– Mazura
    Commented Sep 16, 2016 at 2:06

5 Answers 5


I'm thinking this is a no answer, but lets see where I end up. Some parts to consider for a hurricane on Earth:

1 - The hurricane is largely fueled by ocean temperatures and is self-defeating to some degree. High winds turns water into vapour (an act that cools surface temperatures) and tend to churn the water, bringing up cold temperatures from the depths. This means most hurricanes have a limited life span over a deep ocean as it'll kill it's own fuel source

2 - Hurricanes are affected by what are known as 'shear winds'. Wind shear is the difference in wind speed at the surface vs the wind speed at the top of the hurricane. This is actually one of the heaviest limiting factors of hurricane development (and usually where elNino/LaNina play their part in hurricane formation)...you need the wind shear to be as small as possible here. It has nothing to do with the speed of the winds, rather the difference in the speed of the winds. If the winds at the top of the storm are 40mph north, while the surface is only seeing a 15mph winds to the north, then the top of the storm is moved away from the bottom of the storm, separating the system in 2. Anything greater than 15mph wind shear usually prevents hurricanes from forming, or outright destroys ones that have already formed.

3 - Hurricanes are at their most powerful when they are fully closed systems. When something interferes with the system and blocks the storms circulation (mountain or land...madagascar has torn a hurricane apart in the past) then the system falls apart quite quickly.

4 - There is a huge amount of water associated with a hurricane and this water has to end up somewhere. Usually this results in a giant rain dump as the hurricane loses shape and energy

With that information in mind...it will be challenging to have your multi-decade storm cross over land and still retain it's shape. It's not fully unheard of as a few storms have successfully crossed from the Gulf of Mexico and into the pacific ocean, but they usually lose so much strength in this process that they move from hurricane status down to a tropical storm or depression. It's only when they reach warm water and the correct conditions on the other side of land that they reform. So I would hesitate to say you could have this system cross any land mass that has mountains or even high elevation plains/hills.

Earth posses what is known as thermohaline circulation. In short, this is the transfer of heat through the ocean as warm water travels the globe, cools off (becoming more dense in the process), sinks, and travels back to tropical area's to repeat the process. In your fictional world, it could be possible to have a warm band of surface water that travels a good portion of your globe and provides a constant heat source for the system. You would want this relatively shallow (think gulf of mexico shallow) or the system will churn up cold water and kill itself (or convert to a cold core cyclone).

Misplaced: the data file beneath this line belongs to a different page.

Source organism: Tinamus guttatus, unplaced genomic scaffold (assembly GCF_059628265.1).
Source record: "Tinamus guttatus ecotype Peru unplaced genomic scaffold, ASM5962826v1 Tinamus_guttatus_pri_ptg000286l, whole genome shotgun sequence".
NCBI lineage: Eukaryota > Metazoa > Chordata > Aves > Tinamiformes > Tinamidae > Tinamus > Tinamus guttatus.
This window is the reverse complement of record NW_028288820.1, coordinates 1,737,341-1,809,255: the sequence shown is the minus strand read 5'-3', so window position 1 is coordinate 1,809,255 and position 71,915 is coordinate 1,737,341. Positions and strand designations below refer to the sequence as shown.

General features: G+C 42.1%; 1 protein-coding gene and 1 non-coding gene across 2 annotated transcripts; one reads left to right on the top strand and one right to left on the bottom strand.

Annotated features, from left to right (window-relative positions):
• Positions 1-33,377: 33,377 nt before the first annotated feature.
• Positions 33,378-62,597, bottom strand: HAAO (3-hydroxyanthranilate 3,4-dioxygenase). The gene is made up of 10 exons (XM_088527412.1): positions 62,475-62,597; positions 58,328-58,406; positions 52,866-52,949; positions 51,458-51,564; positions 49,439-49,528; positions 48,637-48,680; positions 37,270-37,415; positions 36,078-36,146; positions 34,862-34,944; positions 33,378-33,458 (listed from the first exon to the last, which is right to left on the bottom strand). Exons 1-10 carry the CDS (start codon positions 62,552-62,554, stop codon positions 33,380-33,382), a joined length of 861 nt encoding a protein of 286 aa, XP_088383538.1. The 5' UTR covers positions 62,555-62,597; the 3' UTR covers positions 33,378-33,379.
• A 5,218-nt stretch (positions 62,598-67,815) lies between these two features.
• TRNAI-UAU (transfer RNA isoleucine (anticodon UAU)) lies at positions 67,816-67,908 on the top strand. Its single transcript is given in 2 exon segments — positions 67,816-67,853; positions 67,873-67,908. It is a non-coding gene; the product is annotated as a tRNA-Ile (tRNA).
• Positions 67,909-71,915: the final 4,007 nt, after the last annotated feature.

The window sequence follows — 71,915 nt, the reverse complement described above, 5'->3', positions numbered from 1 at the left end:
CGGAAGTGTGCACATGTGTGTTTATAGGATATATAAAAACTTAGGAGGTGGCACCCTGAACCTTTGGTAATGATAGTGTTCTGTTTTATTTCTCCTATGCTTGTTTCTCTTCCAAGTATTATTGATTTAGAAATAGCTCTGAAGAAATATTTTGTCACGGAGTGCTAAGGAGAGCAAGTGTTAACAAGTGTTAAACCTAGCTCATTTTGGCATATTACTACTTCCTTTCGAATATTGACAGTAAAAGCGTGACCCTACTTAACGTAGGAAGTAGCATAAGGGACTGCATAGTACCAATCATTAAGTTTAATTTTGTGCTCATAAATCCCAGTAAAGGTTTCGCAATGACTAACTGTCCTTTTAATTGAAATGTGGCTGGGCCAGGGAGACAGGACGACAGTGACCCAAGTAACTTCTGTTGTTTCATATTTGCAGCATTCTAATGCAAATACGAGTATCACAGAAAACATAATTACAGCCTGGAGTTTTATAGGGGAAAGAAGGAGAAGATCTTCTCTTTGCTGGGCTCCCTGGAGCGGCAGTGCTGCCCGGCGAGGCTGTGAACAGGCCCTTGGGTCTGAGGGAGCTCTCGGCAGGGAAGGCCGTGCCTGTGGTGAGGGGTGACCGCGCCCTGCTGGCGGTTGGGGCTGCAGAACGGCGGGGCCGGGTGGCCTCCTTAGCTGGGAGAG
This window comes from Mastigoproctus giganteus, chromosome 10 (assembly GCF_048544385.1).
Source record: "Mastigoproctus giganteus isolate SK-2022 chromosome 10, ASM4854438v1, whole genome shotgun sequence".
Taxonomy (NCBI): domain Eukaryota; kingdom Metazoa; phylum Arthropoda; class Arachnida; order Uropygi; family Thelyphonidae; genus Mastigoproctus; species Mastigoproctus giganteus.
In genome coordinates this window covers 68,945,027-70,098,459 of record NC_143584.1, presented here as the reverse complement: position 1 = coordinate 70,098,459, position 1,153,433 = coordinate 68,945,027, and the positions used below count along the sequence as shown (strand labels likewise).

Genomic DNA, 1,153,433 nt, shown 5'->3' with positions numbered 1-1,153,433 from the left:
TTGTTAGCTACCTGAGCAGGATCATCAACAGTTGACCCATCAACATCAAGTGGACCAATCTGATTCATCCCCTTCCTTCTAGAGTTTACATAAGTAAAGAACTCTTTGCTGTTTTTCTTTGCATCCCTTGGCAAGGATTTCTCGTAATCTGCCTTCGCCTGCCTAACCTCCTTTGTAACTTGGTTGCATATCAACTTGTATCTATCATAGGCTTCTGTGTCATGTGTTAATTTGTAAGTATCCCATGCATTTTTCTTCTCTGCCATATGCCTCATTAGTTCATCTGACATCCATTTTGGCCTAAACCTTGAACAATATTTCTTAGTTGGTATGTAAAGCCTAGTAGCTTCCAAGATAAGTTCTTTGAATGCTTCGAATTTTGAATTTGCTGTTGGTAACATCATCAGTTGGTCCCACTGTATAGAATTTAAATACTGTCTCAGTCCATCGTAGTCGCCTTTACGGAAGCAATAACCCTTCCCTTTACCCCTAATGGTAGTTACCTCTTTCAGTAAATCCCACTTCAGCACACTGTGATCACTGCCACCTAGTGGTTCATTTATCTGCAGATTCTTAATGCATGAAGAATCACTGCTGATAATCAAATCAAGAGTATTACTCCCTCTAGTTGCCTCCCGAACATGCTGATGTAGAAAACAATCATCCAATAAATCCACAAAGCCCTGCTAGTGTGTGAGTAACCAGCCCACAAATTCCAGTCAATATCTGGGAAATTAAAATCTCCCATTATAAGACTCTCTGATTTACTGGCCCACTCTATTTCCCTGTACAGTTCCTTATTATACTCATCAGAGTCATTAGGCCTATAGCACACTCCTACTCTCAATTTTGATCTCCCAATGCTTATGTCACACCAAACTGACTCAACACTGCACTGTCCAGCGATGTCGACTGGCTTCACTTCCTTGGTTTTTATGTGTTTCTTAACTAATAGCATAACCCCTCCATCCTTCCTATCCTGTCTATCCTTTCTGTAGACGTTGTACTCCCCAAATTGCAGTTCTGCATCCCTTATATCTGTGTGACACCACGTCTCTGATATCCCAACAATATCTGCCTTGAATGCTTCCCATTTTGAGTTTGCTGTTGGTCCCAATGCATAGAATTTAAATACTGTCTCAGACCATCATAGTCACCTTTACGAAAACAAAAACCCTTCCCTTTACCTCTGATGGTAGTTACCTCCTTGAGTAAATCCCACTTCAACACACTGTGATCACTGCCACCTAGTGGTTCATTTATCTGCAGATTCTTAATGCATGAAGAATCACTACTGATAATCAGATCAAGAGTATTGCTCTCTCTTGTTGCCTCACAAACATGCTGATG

See if I can get an image to work here:

As an interesting side note, the sub-saharan dust layer is a feature where dust from the Sahara desert makes it into Caribbean waters using the Easterly Jet shown here. Storm systems in the Indian ocean actually fuel this event. It is thought at one point in time in colonial history (from sailors accounts) that this easterly jet was significantly stronger than it is today. A strong Jet like this can provide constant winds at the surface as well as at higher elevations and potentially give no wind shear for the hurricane to grow. If this jet was uninterrupted and allowed to circle the globe, it is possible to allow a storm to move around the globe and somewhat keep it's shape.

On a planet like Earth, a permanent storm like this is definitely a no go. That said, I believe you could make one large change to a world that would put it into a setup that is more likely to support this permanent storm...eliminate plate tectonics. Mountains and a cold deep ocean are ultimately the two biggest factors inhibiting this storm. Eliminate plates and this will eliminate deep ocean trenches and mountains. I still think it's highly unlikely, but that would be the most likely scenario to form a storm like this.

  • $\begingroup$ Image credit to Wunderground, they are a great source on Hurricane information $\endgroup$
    – Twelfth
    Commented Sep 15, 2016 at 19:17
  • $\begingroup$ Excellent answer! Question. Why do you say "the easterly jet provides constant winds at the surface as well as at higher elevations"? Is this because of the latitude location of the jet stream? Normally jet streams imply winds at height (normally blowing in different directions to the predominant wind at the surface). $\endgroup$ Commented Sep 15, 2016 at 21:07